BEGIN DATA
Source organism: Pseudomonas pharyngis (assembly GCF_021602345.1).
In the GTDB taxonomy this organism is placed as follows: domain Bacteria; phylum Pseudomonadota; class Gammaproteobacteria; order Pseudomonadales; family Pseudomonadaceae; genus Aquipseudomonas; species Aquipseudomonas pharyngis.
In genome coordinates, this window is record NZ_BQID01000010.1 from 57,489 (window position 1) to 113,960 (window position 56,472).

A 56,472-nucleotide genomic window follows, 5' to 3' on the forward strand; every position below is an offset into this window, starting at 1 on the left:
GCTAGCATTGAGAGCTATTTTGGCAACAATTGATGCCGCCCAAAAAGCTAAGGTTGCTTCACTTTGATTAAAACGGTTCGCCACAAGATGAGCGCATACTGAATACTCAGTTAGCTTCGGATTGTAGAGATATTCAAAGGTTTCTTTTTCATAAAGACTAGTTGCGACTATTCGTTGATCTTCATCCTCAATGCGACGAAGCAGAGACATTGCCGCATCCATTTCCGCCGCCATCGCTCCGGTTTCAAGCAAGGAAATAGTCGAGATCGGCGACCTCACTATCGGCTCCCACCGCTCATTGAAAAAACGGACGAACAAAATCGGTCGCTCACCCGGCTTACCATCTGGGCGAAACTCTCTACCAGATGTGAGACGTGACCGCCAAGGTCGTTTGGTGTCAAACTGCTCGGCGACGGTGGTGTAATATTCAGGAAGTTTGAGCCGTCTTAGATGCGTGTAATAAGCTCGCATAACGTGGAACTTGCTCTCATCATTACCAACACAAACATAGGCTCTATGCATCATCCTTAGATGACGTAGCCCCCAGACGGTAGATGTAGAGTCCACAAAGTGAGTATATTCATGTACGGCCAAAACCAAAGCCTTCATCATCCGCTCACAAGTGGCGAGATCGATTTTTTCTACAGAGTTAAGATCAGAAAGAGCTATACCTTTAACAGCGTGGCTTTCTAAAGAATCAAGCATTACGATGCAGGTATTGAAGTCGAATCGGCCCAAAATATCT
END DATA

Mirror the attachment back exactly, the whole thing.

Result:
Source organism: Pseudomonas pharyngis (assembly GCF_021602345.1).
In the GTDB taxonomy this organism is placed as follows: domain Bacteria; phylum Pseudomonadota; class Gammaproteobacteria; order Pseudomonadales; family Pseudomonadaceae; genus Aquipseudomonas; species Aquipseudomonas pharyngis.
In genome coordinates, this window is record NZ_BQID01000010.1 from 57,489 (window position 1) to 113,960 (window position 56,472).

A 56,472-nucleotide genomic window follows, 5' to 3' on the forward strand; every position below is an offset into this window, starting at 1 on the left:
GCTAGCATTGAGAGCTATTTTGGCAACAATTGATGCCGCCCAAAAAGCTAAGGTTGCTTCACTTTGATTAAAACGGTTCGCCACAAGATGAGCGCATACTGAATACTCAGTTAGCTTCGGATTGTAGAGATATTCAAAGGTTTCTTTTTCATAAAGACTAGTTGCGACTATTCGTTGATCTTCATCCTCAATGCGACGAAGCAGAGACATTGCCGCATCCATTTCCGCCGCCATCGCTCCGGTTTCAAGCAAGGAAATAGTCGAGATCGGCGACCTCACTATCGGCTCCCACCGCTCATTGAAAAAACGGACGAACAAAATCGGTCGCTCACCCGGCTTACCATCTGGGCGAAACTCTCTACCAGATGTGAGACGTGACCGCCAAGGTCGTTTGGTGTCAAACTGCTCGGCGACGGTGGTGTAATATTCAGGAAGTTTGAGCCGTCTTAGATGCGTGTAATAAGCTCGCATAACGTGGAACTTGCTCTCATCATTACCAACACAAACATAGGCTCTATGCATCATCCTTAGATGACGTAGCCCCCAGACGGTAGATGTAGAGTCCACAAAGTGAGTATATTCATGTACGGCCAAAACCAAAGCCTTCATCATCCGCTCACAAGTGGCGAGATCGATTTTTTCTACAGAGTTAAGATCAGAAAGAGCTATACCTTTAACAGCGTGGCTTTCTAAAGAATCAAGCATTACGATGCAGGTATTGAAGTCGAATCGGCCCAAAATATCT